Before you put your kayak on the water, remove the plugs and leave the scupper holes open to drain water. It may seem counterintuitive to leave holes in the bottom of your boat, but trust that the kayak designers know what they’re doing!

Leaving the holes open, especially when you’re on choppy water, gets rid of excess water that splashes into and accumulates in the bottom of your kayak. This prevents the water from building up and weighing down your kayak. 

Scupper Plugs Help You Stay Safe When Kayaking!

Knowing when and how to use the scupper holes is crucial for your kayaking travels. Their self-bailing feature makes your journey much easier since you don’t have to repeatedly stop to bail out water yourself. 

When you kayak, you will end up with a bit of water in the bottom of your boat no matter how careful you are. Those who enjoy kayak fishing will usually get even more water in their boats. 

When you’re using a sit-on-top kayak, you won’t have a lot of extra storage space. Self-bailing holes prevent you from having to bring extra equipment like a sponge or bilge pump to deal with the water.

So if these holes are so efficient, do you even need scupper plugs? The answer is really a personal choice, but many feel that scupper plugs are worth the small investment. 

You need scupper plugs to be prepared for any water and weather conditions you might find yourself in. If you’re floating down a cold river and find that icy water is entering the boat through the scupper holes and freezing your toes, you’ll probably be looking around for your plugs!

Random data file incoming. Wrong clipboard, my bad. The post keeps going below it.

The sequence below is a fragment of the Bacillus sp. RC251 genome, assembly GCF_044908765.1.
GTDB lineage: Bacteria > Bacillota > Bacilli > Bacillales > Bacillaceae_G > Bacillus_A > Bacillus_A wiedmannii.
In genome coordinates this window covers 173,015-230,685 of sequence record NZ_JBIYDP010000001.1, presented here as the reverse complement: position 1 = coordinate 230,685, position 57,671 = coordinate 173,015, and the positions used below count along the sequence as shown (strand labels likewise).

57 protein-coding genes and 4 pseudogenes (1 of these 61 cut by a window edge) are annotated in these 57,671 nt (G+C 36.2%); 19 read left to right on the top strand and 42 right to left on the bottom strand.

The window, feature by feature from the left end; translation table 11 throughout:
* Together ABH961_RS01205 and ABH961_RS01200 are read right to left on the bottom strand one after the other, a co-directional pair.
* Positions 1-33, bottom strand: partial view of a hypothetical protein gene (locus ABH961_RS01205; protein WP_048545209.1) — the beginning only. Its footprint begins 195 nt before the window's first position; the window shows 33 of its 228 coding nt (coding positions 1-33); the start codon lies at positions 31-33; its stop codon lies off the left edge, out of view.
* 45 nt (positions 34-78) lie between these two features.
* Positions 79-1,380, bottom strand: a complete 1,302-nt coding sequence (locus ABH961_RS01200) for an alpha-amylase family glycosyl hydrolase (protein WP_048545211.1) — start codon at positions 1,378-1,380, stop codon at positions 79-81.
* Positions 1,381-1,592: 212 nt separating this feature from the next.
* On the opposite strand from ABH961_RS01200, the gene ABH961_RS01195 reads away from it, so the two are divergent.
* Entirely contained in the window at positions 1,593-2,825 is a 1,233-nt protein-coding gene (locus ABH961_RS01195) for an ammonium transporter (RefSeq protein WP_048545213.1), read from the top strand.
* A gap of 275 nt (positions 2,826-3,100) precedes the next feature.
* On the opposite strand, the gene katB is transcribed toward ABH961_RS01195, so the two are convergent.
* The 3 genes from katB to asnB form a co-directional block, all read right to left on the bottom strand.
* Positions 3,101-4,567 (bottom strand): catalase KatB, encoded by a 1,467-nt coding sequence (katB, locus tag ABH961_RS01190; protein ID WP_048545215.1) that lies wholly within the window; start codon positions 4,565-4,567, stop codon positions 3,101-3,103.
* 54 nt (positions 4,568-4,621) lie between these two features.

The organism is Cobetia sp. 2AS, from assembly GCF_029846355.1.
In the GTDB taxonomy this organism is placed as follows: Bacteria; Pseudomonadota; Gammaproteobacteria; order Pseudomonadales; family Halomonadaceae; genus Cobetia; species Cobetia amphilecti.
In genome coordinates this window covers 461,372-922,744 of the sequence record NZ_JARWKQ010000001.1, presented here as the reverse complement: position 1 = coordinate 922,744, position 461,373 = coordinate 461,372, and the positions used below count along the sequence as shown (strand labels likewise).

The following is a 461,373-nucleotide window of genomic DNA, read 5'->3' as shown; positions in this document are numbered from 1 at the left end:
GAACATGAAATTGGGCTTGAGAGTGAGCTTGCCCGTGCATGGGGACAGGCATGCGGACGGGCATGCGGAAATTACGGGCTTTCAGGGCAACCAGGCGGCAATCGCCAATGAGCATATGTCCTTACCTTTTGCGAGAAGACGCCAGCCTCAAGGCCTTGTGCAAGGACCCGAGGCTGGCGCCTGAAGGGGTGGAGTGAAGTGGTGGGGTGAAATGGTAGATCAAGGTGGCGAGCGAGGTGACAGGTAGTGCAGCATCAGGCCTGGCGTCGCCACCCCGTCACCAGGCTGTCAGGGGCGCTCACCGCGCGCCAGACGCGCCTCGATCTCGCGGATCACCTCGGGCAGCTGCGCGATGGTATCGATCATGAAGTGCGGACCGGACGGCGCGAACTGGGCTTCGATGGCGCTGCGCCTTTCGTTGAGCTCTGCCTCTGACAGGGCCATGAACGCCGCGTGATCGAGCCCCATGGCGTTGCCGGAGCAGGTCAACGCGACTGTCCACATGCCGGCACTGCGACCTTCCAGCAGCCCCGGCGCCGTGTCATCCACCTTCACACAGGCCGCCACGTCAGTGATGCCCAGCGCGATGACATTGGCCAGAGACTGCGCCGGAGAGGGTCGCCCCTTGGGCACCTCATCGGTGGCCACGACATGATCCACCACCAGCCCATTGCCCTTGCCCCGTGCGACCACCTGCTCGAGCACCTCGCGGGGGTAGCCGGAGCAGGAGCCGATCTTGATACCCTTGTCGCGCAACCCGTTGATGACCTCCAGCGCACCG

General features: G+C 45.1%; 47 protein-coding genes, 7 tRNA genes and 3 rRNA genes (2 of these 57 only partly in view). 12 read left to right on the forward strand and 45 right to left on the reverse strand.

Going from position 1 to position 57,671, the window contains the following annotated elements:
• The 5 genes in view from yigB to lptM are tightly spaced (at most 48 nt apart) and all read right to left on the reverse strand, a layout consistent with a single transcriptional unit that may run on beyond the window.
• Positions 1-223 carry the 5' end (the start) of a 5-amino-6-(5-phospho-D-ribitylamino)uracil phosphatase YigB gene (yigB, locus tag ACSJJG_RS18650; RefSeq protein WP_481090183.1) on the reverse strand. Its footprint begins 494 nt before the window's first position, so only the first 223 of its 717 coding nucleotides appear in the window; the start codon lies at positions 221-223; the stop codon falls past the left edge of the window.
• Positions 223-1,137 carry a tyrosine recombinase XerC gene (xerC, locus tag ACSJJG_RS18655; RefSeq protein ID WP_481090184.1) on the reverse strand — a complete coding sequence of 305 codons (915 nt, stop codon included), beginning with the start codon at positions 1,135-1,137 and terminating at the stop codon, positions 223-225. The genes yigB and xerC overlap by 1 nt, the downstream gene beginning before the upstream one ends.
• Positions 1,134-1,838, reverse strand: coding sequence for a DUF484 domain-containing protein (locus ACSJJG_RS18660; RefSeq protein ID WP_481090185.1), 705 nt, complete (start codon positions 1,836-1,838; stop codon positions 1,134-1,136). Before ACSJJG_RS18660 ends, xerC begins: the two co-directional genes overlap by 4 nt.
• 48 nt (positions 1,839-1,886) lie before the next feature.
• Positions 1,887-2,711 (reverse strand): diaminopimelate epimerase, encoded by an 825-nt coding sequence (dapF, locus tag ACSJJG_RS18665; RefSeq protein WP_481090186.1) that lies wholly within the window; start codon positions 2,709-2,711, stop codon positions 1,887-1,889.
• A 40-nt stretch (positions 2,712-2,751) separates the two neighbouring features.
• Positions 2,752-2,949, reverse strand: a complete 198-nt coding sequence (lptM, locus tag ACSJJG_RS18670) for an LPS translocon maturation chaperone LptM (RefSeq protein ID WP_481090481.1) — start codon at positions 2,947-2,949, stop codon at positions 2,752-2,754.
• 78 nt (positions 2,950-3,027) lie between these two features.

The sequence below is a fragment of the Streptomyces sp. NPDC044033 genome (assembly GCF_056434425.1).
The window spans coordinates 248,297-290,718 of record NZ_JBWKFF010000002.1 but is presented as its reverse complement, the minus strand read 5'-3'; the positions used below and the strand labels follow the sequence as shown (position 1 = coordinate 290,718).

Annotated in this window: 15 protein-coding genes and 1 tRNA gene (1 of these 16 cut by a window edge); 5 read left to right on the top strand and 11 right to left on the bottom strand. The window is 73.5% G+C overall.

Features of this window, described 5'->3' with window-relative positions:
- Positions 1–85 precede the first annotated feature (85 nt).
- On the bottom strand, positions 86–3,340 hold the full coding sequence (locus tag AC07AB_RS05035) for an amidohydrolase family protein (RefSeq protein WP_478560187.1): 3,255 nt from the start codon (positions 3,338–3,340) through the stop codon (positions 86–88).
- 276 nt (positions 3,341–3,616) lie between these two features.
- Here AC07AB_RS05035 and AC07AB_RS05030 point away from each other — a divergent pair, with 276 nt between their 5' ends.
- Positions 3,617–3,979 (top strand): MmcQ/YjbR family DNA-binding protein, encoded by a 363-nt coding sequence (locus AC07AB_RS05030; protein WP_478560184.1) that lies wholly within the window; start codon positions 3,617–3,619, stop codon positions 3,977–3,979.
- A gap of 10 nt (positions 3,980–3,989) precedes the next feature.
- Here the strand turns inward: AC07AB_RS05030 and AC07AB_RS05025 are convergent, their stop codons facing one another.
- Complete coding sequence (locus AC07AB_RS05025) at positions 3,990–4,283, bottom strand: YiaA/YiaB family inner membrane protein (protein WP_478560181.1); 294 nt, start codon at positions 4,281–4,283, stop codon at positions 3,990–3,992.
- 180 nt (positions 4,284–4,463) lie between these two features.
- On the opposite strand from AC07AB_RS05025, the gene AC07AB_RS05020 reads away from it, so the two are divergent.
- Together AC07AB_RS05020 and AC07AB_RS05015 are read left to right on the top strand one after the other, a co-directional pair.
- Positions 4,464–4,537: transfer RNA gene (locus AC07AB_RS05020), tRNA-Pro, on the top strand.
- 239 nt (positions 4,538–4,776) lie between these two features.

How to Tell if You Need Kayak Drain Plugs or Kayak Scupper Plugs?

Drain plugs are primarily present in sit-in kayaks. You can remove all the accumulated water from the bottom of a sit-in kayak using a drain plug after a day on the water.

Similarly, but with a few key differences, scupper plugs are found in sit-on-top kayaks. Even though they sound the same, scupper plugs are different from drain plugs because they perform two different functions.

A scupper holes in sit-on kayaks are often smaller than drain holes and need to let water in the boat drain out while keeping the water underneath the boat from getting in. Drain holes are only used when you need to empty boats or sit-inside kayaks.

So scupper plugs are often not used while you’re out on the water in a sit-on-top kayak. But drain plugs should always be used while you’re on the water in a sit-inside kayak because too much water can enter the boat through the drain hole if the plug isn’t inserted.

Can you use a kayak without a scupper plug?

Rest assured, scupper plugs are not absolutely necessary. Especially in the summer, when you don’t mind a little splashing water, or if you come prepared with a dry suit in the winter!

Scupper plugs are beneficial for beginner kayakers who may be uncomfortable with leaving the scupper holes open. However, scupper plugs are not necessary and the kayak can function well without them in almost all conditions.

Scupper plugs can only be used with a sit-on-top kayak that has scupper holes. So, if your kayak doesn’t have any scupper holes, no worries — you won’t need a scupper plug.